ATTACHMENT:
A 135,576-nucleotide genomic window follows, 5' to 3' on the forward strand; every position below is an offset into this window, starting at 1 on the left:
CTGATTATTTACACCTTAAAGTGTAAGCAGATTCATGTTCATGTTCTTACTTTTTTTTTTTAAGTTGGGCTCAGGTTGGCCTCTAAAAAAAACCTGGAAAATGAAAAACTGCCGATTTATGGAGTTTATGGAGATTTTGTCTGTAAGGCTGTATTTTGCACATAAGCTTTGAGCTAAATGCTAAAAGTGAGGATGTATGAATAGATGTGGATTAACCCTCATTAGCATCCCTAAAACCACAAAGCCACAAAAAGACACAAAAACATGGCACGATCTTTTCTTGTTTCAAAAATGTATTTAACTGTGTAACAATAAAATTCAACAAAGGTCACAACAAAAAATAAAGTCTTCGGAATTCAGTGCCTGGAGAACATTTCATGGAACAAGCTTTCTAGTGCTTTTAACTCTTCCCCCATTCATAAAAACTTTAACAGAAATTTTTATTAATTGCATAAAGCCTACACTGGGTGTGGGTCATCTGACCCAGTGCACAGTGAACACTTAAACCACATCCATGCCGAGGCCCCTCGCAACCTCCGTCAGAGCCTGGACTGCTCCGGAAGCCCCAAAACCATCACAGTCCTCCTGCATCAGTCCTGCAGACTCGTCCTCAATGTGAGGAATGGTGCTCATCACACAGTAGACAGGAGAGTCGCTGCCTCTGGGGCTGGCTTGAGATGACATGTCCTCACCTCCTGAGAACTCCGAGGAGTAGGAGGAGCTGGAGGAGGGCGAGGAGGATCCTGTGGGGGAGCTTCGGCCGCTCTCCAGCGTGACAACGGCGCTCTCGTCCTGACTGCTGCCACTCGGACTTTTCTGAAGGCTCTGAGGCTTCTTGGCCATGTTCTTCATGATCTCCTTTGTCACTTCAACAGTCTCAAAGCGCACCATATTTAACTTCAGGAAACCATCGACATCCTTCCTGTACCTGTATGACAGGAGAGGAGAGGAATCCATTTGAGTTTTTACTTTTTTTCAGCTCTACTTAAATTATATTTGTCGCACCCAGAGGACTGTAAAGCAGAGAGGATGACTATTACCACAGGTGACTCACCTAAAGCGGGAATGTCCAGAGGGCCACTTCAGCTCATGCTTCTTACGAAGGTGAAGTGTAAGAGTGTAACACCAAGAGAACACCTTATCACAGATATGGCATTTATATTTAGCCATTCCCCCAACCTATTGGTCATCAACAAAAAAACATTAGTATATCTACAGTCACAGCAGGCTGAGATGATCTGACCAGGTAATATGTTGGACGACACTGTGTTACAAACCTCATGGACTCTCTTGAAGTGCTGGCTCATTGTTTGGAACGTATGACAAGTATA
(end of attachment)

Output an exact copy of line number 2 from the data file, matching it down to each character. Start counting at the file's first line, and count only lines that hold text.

CTGATTATTTACACCTTAAAGTGTAAGCAGATTCATGTTCATGTTCTTACTTTTTTTTTTTAAGTTGGGCTCAGGTTGGCCTCTAAAAAAAACCTGGAAAATGAAAAACTGCCGATTTATGGAGTTTATGGAGATTTTGTCTGTAAGGCTGTATTTTGCACATAAGCTTTGAGCTAAATGCTAAAAGTGAGGATGTATGAATAGATGTGGATTAACCCTCATTAGCATCCCTAAAACCACAAAGCCACAAAAAGACACAAAAACATGGCACGATCTTTTCTTGTTTCAAAAATGTATTTAACTGTGTAACAATAAAATTCAACAAAGGTCACAACAAAAAATAAAGTCTTCGGAATTCAGTGCCTGGAGAACATTTCATGGAACAAGCTTTCTAGTGCTTTTAACTCTTCCCCCATTCATAAAAACTTTAACAGAAATTTTTATTAATTGCATAAAGCCTACACTGGGTGTGGGTCATCTGACCCAGTGCACAGTGAACACTTAAACCACATCCATGCCGAGGCCCCTCGCAACCTCCGTCAGAGCCTGGACTGCTCCGGAAGCCCCAAAACCATCACAGTCCTCCTGCATCAGTCCTGCAGACTCGTCCTCAATGTGAGGAATGGTGCTCATCACACAGTAGACAGGAGAGTCGCTGCCTCTGGGGCTGGCTTGAGATGACATGTCCTCACCTCCTGAGAACTCCGAGGAGTAGGAGGAGCTGGAGGAGGGCGAGGAGGATCCTGTGGGGGAGCTTCGGCCGCTCTCCAGCGTGACAACGGCGCTCTCGTCCTGACTGCTGCCACTCGGACTTTTCTGAAGGCTCTGAGGCTTCTTGGCCATGTTCTTCATGATCTCCTTTGTCACTTCAACAGTCTCAAAGCGCACCATATTTAACTTCAGGAAACCATCGACATCCTTCCTGTACCTGTATGACAGGAGAGGAGAGGAATCCATTTGAGTTTTTACTTTTTTTCAGCTCTACTTAAATTATATTTGTCGCACCCAGAGGACTGTAAAGCAGAGAGGATGACTATTACCACAGGTGACTCACCTAAAGCGGGAATGTCCAGAGGGCCACTTCAGCTCATGCTTCTTACGAAGGTGAAGTGTAAGAGTGTAACACCAAGAGAACACCTTATCACAGATATGGCATTTATATTTAGCCATTCCCCCAACCTATTGGTCATCAACAAAAAAACATTAGTATATCTACAGTCACAGCAGGCTGAGATGATCTGACCAGGTAATATGTTGGACGACACTGTGTTACAAACCTCATGGACTCTCTTGAAGTGCTGGCTCATTGTTTGGAACGTATGACAAGTATA